will bo a fight for tho first baso posi
tion on the varBity next year. Tho
four candidates for tho outfield are all
capable men. Oliver claims Randolph
as his homo, McKinney comes from
Omaha, Maury Is a Suporior man, and
Frank's homo is in Grand iBland.
Frank has dono somo remarkable hit
ting thlB spring. In nino times at bat
ho has mado seven hits, one of them
boing a home run.
Rumors of New Political 8ocIety Cir
Rumors wero circulated about tho
campuB yesterday that a now organi
zation was being formed for tho pur
pose of opposing the Iron Sphinx. Who
tho persons at tho back of tho move
ment wero is not as yet definitely
known, although several prominent
sophomores wero mentioned In this
Tho plan of tho organization, on
nearly as could bo ascertained yestor
day, is to form a band of thirbr won
and add to tho number as the old men
drop out Tho object of tho band will
bo to oppobo iron ..Sphinx in political
CHEMICAL CLUB INITIATE8.
Five New Members In Guests of Mr.
On Thursday evening tho Chemical
Club held an initiation in tho chem
ical lecturo room, tho following men
boing taken in: Abbott, Barber, Slna-
mark, Bishop and Tomplln.
Tho Initiation waB an exceedingly
solemn affair and was greatly appreci
ated by tbo now men as well as tho
After this part of tho program, fhe
men repaired to the chemical labora
tory, whero they wero tho guests of
tho club's sepretary, Mr. H. W. Elley,
who had prepared a most appetizing
"feed." When the men had heartily
cheered Mr. Elley, the meeting ad
journed, everyone declaring the even
ing to havo been most enjoyable.
8IGMA ALPH8 WIN ANOTHER.
Take the Big End of the Score In a
Game with Betas.
Sigma Alpha Epsllon easily won
from Beta Theta Pi Thursday by tho
score of 14 to 5. This was tho first
gamo of tho year for tho Betas.
Batteries Seldel and May; Wilson,
Boll and Bulelgh.
Standing of tho teams:
North Side W.
Sigma Chi 3
Phi Delta Theta- .... 1
Alpha Theta Chi ' 2 '
Delta UpBlIon a
Phi Gamma Delta 0
Phi Kappa Psl 0
. South Side
Alpha Tau Omega 1
Sigma Alpha Epsllon . 2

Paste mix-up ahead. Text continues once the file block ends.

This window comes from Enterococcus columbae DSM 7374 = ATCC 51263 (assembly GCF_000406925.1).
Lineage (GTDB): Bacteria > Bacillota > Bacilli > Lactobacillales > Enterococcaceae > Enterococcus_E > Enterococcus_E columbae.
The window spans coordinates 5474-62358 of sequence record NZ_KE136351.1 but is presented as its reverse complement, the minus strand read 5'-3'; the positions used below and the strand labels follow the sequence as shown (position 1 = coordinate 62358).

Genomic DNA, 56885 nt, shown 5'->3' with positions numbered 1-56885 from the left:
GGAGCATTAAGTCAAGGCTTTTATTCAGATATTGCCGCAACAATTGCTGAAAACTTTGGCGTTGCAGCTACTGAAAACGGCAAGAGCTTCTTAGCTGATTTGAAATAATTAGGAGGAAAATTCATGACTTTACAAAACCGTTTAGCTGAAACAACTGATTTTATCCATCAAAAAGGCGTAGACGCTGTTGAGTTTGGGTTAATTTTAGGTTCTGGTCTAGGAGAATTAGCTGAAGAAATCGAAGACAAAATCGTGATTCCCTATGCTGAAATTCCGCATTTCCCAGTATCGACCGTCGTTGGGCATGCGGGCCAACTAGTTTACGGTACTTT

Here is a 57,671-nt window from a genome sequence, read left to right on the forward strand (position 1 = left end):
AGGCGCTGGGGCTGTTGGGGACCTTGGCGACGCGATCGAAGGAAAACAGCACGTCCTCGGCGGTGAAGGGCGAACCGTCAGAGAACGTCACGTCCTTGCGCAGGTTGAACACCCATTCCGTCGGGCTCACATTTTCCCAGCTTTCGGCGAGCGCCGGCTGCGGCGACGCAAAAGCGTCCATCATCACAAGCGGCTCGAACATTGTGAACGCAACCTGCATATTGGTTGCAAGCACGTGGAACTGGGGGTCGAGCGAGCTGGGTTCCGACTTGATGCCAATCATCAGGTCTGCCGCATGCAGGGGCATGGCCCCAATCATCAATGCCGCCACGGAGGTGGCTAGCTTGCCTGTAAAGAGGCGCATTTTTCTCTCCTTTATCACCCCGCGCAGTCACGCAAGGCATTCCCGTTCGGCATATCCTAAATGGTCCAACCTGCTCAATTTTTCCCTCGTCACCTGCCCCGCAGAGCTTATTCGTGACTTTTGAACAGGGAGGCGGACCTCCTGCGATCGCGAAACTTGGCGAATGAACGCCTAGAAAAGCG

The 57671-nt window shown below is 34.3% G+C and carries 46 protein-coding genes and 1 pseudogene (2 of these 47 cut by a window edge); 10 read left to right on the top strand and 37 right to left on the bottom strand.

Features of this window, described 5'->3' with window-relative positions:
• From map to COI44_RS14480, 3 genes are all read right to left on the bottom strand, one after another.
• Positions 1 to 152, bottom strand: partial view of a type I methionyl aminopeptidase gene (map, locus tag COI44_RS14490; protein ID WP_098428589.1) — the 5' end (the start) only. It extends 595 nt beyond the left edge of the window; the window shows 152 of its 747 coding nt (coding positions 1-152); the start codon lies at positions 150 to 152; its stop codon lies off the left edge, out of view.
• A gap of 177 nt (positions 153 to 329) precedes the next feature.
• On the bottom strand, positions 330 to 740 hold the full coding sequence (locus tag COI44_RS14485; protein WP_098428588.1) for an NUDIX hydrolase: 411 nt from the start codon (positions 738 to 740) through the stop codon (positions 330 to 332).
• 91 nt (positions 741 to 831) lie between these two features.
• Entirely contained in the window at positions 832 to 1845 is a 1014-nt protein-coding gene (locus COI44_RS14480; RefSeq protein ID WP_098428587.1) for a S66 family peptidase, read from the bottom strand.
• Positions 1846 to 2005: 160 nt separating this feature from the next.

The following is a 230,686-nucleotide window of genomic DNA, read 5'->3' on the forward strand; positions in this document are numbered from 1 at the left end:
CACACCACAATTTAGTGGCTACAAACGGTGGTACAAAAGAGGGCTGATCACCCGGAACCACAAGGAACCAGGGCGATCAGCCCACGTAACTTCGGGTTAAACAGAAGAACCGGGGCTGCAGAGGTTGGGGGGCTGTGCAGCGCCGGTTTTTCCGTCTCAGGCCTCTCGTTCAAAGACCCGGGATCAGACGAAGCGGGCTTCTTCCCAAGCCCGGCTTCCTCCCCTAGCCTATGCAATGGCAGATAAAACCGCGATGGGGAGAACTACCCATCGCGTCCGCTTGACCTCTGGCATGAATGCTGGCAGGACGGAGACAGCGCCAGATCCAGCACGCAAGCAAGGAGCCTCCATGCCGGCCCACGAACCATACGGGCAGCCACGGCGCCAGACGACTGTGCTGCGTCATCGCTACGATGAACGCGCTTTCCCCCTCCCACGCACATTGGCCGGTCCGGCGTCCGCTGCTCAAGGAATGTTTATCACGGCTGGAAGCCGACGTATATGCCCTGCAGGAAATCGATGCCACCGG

Sigma Nu J.
.Kappa Sigma . , 1
Delta Tau Delta ....... 0
Beta Theta Pi ,. 0
Phi Kappa Psi and Delta XJpsilon did
not play today owing to bad weather. '
Your car fare would pay for a nice1
lunch at the Boston Lunch. Whj t
DEFINE8 HI8 ATTITUDE ON FOOT
NO 5UR0E0M ON THE GROUNDS
Rugby Might Be Quite Dangerous
American Oarno Should Be Pre
served if It can Be Made
Inasmuch as there has appeared In
tho public press an account of reputed
privato conversation of tho chancellor
in regard to tho attitudo of tho Ne
braska delegates towards tho Kansas
City football conference, Mr. Avery
has given to tho NebraBkan tho follow
ing as an authorized statomont con
cerning his attitudo in regard to tho
"Somo timo since I wroto to Chan
cellor Strong asking him if ho regard
ed the KanBaB City conference as nec
essary inasmuch as it seemed from
tho press reports that tho national
football conference committeo was try
ing to make a revision in good faith
looking towards the elimination of the
principal elements of danger. His re
ply Indicated that ho thought than thn
conference wpuld still bo a very im
portant ono, and that bo hoped aB
many of tho Nebraska regents would
attend as possible.
Should Be Revised.
"I havo taken all along the ground
that tho rules of tho gamo Bhould be
bo revised that injuries to tho players
aro not to bo anticipated. It should
not bo considered necessary to havo a
surgeon on tho grounds. Tho game
should be no moro dangerous, and the
accidents to tho players should not bo
greater in proportion to those taking
part, than In baseball and other virile
sports. I am, however, Inclined to
boliovo that tho national conference
committeo should be accepted as work
ing in gbod faith, and that tho new
rules should bo given a fair trial.
Might Be Dangerous.
"I am Informed by experts that con
sidering tho vigorous way In which'
sports nro conducted in America, the